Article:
As I write it is very windy outside so I wandered my mind, rather than outdoors Alamosa, looking for a column idea. Slowly, tree idioms/phrases swirled through my head. How did these come about? Some are obvious, others not so much. Turns out there are also a lot of tree puns and riddles that make me laugh and take my mind off of the howling wind.
Barking up the wrong tree: Generally means you’re looking in the wrong place or following an incorrect assumption. The allusion is to hunting dogs barking at the bottom of trees where they mistakenly think their quarry is hiding. According to the United Kingdom phrases website (UKPW), “The earliest known printed citation is in James Kirke Paulding's Westward Ho!, 1832: ‘Here he made a note in his book, and I begun to smoke him for one of those fellows that drive a sort of a trade of making books about old Kentuck and the western country: so I thought I'd set him barking up the wrong tree a little, and I told him some stories that were enough to set the Mississippi a-fire; but he put them all down in his book.’"
Knock on wood: The phrase comes from a time when pagans used to tap or knock on trees to summon the protective spirits that resided in them and ward off evil spirits. According to theidioms.com website, the British version of the phrase is “touch wood” and the phrase originated in the early 17th century.
Up a tree: This phrase has multiple meaning. Up a tree often refers to someone driving another “up a tree, or up the wall,” – driving one crazy. It is considered to be an American term. Another meaning refers to someone is trapped in difficulties. As the earliest citation, the UKPW reports a quote from John Neal, in The New Englanders, 1825 - "If I didn't I'm up a tree - that's a fact."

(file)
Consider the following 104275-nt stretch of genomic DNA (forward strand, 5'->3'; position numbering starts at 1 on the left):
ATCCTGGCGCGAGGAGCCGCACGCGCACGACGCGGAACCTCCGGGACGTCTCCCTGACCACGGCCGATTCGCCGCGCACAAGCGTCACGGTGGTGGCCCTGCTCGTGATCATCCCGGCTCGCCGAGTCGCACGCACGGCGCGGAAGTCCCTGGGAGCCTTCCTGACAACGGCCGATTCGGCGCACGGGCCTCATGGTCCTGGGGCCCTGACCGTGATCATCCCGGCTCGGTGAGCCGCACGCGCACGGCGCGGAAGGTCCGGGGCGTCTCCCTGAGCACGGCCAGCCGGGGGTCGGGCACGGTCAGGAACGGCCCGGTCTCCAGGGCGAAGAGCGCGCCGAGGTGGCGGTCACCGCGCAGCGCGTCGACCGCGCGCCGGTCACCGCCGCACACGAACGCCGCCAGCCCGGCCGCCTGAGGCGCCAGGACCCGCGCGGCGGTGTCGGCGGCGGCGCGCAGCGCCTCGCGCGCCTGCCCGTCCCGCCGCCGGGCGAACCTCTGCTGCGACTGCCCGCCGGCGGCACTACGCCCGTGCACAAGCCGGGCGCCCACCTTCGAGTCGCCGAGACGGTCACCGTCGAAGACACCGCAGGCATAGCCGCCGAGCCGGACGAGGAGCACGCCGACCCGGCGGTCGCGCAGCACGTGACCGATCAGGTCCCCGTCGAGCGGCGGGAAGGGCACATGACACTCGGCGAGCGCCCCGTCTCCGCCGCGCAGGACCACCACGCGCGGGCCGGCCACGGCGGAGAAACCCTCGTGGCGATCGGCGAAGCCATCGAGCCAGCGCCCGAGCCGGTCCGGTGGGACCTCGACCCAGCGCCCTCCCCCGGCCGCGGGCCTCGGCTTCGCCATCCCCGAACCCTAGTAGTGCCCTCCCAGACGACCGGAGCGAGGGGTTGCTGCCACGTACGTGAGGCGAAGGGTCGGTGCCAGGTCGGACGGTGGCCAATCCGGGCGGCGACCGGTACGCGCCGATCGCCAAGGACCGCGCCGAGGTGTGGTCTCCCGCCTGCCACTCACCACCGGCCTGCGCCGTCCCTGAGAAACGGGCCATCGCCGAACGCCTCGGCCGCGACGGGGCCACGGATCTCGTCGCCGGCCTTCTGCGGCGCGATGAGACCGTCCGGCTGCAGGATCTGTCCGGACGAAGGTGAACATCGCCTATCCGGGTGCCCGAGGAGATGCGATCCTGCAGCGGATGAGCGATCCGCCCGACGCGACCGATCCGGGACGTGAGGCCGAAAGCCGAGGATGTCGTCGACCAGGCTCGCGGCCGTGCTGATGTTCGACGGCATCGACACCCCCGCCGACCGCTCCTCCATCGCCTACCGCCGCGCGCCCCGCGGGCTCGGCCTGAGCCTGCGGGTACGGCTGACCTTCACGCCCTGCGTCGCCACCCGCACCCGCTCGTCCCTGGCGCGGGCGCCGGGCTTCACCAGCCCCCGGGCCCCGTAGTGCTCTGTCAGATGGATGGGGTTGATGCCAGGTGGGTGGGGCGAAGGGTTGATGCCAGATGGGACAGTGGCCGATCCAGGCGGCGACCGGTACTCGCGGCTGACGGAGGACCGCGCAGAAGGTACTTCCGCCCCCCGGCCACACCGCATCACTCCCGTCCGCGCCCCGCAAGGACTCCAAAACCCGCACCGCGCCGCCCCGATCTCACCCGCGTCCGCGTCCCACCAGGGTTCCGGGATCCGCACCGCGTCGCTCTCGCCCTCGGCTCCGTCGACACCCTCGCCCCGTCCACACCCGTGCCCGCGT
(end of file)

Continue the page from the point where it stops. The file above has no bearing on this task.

Out of the woods: It is a positive statement meaning someone is now safe and not in a fearful situation – often a negative financial situation. The earliest use of this phrase, according to the Oxford dictionaries website (OEDW), is found in the 1792 diary of the novelist Frances Burney.
Out on a limb: Many people first think of a limb as a human body part such as a leg or arm. In this case it refers to a large tree branch. The OEDW says it means ‘in a position where one is not joined or supported by anyone else’ -- isolated. There is a risk that the branch might break under the weight. It originated in America around the late 1800s states the theidioms.com website.
Out of one’s tree: While I’m on the ‘out of’ category, I thought I’d add this one that I have heard rarely. The OEDW says it is a figurative way of suggesting that somebody is stupid or mad.
Can’t see the forest for the trees: I’ve always loved this one and, at times, applied it to myself. It means a person fails to grasp the main issue because of over-attention to details. In other parts of the world the phrase “can’t see the woods for the trees” dates back to the 16th century.
Money doesn’t grow on trees: What child in our country hasn’t heard this? Usually spoken by a parent when a child wants something the parent doesn’t want (or can’t) pay for. It’s an idiom that pithily indicates that something is not easily available. It first appeared in print on July 17, 1819 in the Boston Daily Advertiser according to the OEDW. “Money does not grow on trees; and I verily believe, if the philosopher’s stone which turns every thing into gold, could be found in every field, it would serve rather to increase the vices, follies and miseries of mankind.” Interesting point!
Of course others point out that indeed money does grow on trees, especially in the early days, as paper money was made entirely from wood pulp!
There is more – perhaps another time! For now, I’ll turn to a few puns and riddles. I admit I’ve always loved what I call 5th-grade humor. No disrespect for students of that age intended. The following are from the website: Treesgroup.org/tree-jokes.
“How did the pine tree get in trouble? It was being knotty.
When a nomadic tree senses danger it packs up its trunk and leaves.
What kind of tree grows in your hand? Palm tree.
How do trees access the internet? They log on.”
I’m writing this on my computer and need to submit it, so I will ‘LOG OFF’.
“Did you know that I can cut down a dead tree just by looking at it? It’s true. I saw it with my own eyes!